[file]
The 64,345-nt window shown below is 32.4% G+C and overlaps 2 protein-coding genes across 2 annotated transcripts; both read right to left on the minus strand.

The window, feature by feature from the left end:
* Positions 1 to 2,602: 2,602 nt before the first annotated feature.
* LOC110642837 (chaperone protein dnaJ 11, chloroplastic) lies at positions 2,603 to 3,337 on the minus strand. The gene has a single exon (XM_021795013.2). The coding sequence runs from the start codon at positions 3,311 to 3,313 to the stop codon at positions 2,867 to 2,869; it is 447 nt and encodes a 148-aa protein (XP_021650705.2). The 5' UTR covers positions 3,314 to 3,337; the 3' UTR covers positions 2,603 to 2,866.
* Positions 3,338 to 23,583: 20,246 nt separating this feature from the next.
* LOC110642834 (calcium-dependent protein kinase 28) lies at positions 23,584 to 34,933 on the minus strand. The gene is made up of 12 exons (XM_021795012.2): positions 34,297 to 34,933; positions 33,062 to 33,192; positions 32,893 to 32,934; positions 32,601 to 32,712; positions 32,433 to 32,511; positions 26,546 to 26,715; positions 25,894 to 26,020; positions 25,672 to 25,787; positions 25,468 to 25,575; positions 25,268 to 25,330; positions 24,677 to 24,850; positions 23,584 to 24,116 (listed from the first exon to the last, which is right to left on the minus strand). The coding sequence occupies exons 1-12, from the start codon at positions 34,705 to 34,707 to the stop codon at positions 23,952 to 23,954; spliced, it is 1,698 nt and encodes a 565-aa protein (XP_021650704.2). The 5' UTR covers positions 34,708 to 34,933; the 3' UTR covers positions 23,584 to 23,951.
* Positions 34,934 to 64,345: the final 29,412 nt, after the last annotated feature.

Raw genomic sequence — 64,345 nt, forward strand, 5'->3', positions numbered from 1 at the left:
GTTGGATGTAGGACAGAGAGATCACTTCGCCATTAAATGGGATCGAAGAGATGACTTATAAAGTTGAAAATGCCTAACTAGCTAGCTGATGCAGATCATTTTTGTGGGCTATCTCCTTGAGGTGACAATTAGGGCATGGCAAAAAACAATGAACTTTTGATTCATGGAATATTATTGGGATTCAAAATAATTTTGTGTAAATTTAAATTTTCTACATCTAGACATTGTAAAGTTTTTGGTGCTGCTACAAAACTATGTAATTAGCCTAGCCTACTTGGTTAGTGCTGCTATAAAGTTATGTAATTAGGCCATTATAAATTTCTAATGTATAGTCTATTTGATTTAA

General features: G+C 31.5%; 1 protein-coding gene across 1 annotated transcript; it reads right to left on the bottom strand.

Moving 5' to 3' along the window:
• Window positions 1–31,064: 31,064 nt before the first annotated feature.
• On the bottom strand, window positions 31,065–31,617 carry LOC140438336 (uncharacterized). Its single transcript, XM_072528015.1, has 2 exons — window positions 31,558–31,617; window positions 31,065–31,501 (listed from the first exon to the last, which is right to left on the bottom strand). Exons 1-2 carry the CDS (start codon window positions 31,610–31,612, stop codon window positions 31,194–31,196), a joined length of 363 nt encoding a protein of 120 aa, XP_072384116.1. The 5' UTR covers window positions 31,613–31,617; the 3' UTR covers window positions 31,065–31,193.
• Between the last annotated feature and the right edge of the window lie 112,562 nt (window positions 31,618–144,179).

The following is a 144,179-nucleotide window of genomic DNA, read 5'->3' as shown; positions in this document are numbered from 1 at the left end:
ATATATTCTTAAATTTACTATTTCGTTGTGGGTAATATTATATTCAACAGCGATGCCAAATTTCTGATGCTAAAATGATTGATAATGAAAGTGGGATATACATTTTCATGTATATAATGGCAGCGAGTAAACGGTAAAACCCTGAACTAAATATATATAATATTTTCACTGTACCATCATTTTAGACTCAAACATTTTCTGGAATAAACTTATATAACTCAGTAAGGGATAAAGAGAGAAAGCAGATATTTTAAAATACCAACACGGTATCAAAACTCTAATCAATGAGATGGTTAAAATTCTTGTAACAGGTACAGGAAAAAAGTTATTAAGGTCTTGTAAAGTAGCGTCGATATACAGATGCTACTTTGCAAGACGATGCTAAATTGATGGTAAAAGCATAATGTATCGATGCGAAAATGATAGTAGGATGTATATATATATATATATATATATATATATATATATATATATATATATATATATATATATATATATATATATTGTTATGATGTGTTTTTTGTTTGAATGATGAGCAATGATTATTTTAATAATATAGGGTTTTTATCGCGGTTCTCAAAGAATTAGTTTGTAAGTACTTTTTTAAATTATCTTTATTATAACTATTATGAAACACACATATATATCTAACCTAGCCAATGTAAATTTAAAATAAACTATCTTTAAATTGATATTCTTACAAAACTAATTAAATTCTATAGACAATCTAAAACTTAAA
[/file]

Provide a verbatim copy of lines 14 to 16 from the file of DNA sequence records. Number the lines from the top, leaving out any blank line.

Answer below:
• Between the last annotated feature and the right edge of the window lie 112,562 nt (window positions 31,618–144,179).

The following is a 144,179-nucleotide window of genomic DNA, read 5'->3' as shown; positions in this document are numbered from 1 at the left end:
ATATATTCTTAAATTTACTATTTCGTTGTGGGTAATATTATATTCAACAGCGATGCCAAATTTCTGATGCTAAAATGATTGATAATGAAAGTGGGATATACATTTTCATGTATATAATGGCAGCGAGTAAACGGTAAAACCCTGAACTAAATATATATAATATTTTCACTGTACCATCATTTTAGACTCAAACATTTTCTGGAATAAACTTATATAACTCAGTAAGGGATAAAGAGAGAAAGCAGATATTTTAAAATACCAACACGGTATCAAAACTCTAATCAATGAGATGGTTAAAATTCTTGTAACAGGTACAGGAAAAAAGTTATTAAGGTCTTGTAAAGTAGCGTCGATATACAGATGCTACTTTGCAAGACGATGCTAAATTGATGGTAAAAGCATAATGTATCGATGCGAAAATGATAGTAGGATGTATATATATATATATATATATATATATATATATATATATATATATATATATATATATATATATATATATATTGTTATGATGTGTTTTTTGTTTGAATGATGAGCAATGATTATTTTAATAATATAGGGTTTTTATCGCGGTTCTCAAAGAATTAGTTTGTAAGTACTTTTTTAAATTATCTTTATTATAACTATTATGAAACACACATATATATCTAACCTAGCCAATGTAAATTTAAAATAAACTATCTTTAAATTGATATTCTTACAAAACTAATTAAATTCTATAGACAATCTAAAACTTAAA